Lindenstrauss also rejected Steinitz’s claim that a supplementary budget without reform would have been wasteful and disastrous because it would not have included making the service more efficient. This was because Steinitz and the Finance Ministry’s leadership should have understood that making a supplementary budget conditional upon reforms, as had been done for years, would endanger public security.
“Until the reform is completed, a reasonable solution must be provided, even if only temporarily, that will give the Fire and Rescue Services the necessary and vital resources that they require to deal properly with uncommon occurrences, particularly those that endanger human life on a massive scale,” the state comptroller wrote.
In May 2010, the Finance Ministry completely changed its position on making a supplementary budget for the Fire and Rescue Services conditional upon carrying out reforms. Steinitz acknowledged that an immediate budget was required for emergencies whether a reform was carried out or not. But this change in attitude came too late.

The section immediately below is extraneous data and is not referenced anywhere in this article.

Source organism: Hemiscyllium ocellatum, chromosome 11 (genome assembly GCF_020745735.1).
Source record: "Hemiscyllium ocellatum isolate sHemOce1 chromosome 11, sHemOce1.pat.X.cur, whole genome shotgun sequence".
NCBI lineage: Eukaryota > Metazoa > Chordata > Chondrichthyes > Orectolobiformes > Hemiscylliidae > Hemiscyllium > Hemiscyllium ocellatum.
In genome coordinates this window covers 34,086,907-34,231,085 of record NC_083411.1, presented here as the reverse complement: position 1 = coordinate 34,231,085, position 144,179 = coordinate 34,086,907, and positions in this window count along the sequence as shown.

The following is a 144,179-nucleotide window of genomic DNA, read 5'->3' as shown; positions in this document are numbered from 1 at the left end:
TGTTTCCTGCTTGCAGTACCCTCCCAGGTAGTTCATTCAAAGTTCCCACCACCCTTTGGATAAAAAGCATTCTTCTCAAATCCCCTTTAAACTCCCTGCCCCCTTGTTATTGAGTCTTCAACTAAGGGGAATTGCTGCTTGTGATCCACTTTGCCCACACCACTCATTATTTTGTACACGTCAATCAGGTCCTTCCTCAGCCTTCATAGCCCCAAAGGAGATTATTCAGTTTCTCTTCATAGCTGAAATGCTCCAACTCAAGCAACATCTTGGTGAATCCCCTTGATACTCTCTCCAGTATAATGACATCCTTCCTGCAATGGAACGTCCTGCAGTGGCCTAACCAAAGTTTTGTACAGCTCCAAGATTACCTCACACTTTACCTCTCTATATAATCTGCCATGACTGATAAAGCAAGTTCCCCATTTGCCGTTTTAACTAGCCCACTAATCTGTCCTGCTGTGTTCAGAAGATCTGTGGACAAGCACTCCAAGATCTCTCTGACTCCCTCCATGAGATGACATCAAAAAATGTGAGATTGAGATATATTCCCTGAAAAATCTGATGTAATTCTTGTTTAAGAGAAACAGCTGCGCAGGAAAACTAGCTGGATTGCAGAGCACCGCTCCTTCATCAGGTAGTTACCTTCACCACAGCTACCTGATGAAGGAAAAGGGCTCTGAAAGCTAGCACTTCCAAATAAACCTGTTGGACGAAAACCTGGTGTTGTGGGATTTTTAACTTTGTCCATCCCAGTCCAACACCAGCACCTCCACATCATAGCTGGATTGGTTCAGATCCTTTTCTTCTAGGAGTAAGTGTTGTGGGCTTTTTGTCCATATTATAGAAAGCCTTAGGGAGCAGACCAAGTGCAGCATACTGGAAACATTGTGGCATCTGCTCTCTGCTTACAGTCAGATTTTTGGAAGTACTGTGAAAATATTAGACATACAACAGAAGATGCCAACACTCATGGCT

Prime Minister Binyamin Netanyahu: Complete responsibility
Prime Minister Benjamin Netanyahu bears complete responsibility for the government's behaviore by virtue of his position and echelon.
"The claims and disagreements between the Interior Ministry and Finance Ministry accumulated on his table for a long time, and it was up to him to make a decision on the matter," wrote the comptroller.
But for a long time, Netanyahu avoided doing his part in sorting out the disagreements between Yishai and Steinitz, a delay that carried weighty significance when it came to the fire department's level of preparation when the blaze broke out .
Aharonovitch: Complete responsibility